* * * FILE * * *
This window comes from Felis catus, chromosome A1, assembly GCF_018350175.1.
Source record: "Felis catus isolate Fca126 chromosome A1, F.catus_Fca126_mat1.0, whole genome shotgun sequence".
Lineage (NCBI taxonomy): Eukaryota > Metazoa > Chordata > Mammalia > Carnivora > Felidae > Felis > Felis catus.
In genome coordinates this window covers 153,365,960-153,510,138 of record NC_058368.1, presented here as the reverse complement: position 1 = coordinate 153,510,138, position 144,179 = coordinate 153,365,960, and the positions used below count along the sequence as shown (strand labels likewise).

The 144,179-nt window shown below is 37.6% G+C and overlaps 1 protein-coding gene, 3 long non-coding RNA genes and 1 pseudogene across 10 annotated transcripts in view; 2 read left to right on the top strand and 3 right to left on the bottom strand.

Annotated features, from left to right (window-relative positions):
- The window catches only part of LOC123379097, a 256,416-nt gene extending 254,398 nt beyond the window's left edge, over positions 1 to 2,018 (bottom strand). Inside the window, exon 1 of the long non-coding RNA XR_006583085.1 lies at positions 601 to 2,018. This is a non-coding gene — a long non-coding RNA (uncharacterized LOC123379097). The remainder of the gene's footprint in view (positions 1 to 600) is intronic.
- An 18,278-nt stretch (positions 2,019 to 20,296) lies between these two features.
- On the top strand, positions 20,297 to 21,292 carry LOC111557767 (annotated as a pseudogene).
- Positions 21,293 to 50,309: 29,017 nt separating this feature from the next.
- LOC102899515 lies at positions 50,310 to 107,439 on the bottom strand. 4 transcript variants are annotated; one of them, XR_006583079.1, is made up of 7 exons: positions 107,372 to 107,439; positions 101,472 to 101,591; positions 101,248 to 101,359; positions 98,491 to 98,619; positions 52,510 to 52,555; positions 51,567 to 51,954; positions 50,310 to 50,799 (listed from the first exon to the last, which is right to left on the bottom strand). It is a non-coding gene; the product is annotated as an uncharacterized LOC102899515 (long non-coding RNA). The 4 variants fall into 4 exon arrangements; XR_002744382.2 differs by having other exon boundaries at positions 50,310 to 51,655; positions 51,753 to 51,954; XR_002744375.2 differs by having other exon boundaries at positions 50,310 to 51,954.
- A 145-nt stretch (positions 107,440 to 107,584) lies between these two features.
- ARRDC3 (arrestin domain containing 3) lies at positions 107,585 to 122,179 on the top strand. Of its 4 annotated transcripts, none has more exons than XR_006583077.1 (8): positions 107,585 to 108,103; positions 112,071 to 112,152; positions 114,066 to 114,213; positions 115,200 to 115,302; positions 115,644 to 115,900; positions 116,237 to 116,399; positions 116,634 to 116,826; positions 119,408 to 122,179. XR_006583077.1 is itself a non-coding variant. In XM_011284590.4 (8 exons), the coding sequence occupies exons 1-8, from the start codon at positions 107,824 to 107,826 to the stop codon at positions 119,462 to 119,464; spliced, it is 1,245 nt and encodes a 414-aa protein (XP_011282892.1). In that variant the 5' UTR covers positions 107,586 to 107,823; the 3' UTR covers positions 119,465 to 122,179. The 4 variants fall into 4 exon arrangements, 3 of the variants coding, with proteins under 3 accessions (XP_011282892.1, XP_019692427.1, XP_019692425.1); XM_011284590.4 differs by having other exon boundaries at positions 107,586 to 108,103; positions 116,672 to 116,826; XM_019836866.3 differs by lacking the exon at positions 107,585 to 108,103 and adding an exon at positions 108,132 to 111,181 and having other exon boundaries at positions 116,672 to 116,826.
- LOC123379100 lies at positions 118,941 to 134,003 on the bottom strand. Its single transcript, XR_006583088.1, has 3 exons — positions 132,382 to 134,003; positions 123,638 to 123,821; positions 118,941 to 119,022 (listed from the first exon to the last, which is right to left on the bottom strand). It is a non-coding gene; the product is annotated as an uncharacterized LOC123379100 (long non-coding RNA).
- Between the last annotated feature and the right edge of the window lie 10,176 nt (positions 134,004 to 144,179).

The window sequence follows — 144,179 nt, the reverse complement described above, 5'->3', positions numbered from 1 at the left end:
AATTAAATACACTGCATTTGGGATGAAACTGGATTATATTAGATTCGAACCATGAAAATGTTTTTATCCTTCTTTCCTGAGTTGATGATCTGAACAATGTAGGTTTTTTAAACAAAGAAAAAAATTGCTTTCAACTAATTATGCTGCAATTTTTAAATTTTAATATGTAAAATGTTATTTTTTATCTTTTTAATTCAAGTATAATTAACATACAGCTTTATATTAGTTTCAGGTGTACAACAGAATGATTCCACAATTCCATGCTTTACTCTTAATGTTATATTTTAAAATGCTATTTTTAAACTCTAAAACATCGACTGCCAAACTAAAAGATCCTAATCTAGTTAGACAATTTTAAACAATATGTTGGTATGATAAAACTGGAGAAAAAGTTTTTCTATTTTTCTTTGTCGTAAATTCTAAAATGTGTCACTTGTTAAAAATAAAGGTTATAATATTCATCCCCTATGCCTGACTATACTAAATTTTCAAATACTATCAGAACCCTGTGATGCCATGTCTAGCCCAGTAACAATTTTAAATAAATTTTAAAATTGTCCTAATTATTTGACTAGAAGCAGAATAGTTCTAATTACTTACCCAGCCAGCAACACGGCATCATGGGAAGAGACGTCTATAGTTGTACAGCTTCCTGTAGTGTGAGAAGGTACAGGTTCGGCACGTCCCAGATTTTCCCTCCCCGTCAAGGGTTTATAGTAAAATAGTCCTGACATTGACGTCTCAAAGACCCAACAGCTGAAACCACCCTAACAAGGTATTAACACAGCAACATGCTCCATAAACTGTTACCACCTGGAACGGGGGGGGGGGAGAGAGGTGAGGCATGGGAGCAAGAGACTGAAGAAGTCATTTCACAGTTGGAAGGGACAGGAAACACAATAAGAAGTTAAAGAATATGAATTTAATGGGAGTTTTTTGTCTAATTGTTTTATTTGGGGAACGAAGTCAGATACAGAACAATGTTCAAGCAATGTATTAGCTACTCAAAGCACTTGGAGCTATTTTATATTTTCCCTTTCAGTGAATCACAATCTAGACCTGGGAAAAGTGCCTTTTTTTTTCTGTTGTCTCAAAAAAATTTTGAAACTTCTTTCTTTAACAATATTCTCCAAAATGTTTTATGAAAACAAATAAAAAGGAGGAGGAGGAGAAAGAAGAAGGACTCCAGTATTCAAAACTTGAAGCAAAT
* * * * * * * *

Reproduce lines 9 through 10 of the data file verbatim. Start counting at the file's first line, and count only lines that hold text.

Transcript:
- On the top strand, positions 20,297 to 21,292 carry LOC111557767 (annotated as a pseudogene).
- Positions 21,293 to 50,309: 29,017 nt separating this feature from the next.